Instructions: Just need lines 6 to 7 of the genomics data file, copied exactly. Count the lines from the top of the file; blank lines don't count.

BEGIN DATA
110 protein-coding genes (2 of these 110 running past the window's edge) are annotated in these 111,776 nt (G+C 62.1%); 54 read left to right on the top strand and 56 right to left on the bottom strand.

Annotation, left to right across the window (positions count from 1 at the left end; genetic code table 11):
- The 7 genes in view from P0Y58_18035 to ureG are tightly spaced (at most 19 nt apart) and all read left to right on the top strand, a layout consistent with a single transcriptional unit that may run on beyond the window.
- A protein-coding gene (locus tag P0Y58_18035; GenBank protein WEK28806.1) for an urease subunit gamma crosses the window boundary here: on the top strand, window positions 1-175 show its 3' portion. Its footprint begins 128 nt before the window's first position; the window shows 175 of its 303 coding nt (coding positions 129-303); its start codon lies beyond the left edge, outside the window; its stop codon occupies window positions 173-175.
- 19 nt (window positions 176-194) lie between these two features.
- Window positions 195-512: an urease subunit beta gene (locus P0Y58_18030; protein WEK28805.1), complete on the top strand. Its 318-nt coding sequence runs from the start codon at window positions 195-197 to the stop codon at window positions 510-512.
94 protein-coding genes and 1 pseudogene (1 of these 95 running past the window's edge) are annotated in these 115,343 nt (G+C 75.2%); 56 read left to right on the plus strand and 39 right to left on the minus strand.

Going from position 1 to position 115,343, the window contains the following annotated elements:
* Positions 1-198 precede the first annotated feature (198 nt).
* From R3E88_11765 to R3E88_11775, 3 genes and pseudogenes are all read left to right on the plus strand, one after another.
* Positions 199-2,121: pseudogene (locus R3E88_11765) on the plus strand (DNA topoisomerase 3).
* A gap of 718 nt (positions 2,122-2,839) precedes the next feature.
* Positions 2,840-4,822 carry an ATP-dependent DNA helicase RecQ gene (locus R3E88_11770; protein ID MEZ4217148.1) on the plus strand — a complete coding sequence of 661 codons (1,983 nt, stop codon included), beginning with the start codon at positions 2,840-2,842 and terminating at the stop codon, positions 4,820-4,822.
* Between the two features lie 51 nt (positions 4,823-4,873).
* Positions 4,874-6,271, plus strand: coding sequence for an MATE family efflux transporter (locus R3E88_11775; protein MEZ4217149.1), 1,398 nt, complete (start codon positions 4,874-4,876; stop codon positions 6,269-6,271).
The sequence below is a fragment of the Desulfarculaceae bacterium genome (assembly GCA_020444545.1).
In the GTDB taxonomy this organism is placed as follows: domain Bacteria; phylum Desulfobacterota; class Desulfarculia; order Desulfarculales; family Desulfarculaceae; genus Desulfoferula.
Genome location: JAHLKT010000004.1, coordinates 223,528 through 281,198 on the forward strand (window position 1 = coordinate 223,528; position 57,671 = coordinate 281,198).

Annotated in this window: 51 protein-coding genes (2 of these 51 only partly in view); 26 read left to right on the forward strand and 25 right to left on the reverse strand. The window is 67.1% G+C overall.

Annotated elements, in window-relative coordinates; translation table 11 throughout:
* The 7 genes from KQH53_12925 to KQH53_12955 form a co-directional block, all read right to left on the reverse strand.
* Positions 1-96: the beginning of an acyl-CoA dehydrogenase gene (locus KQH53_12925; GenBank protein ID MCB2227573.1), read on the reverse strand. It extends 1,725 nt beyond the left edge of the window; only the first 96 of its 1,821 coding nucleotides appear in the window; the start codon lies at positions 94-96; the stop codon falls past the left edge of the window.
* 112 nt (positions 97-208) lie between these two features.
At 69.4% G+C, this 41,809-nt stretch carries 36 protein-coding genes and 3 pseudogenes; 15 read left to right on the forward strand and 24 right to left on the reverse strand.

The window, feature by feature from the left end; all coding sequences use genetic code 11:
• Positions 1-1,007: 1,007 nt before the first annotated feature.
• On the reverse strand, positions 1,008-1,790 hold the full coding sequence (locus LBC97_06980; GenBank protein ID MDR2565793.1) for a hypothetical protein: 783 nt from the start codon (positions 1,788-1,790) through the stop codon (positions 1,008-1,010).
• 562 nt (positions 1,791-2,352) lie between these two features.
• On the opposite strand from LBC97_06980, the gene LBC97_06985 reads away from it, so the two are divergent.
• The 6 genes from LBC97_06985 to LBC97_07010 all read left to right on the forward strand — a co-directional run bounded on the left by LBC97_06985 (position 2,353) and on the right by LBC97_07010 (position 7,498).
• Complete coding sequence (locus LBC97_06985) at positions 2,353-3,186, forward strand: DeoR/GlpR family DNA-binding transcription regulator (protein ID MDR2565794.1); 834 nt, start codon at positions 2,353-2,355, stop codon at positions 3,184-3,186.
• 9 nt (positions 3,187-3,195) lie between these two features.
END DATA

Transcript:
- Window positions 195-512: an urease subunit beta gene (locus P0Y58_18030; protein WEK28805.1), complete on the top strand. Its 318-nt coding sequence runs from the start codon at window positions 195-197 to the stop codon at window positions 510-512.
94 protein-coding genes and 1 pseudogene (1 of these 95 running past the window's edge) are annotated in these 115,343 nt (G+C 75.2%); 56 read left to right on the plus strand and 39 right to left on the minus strand.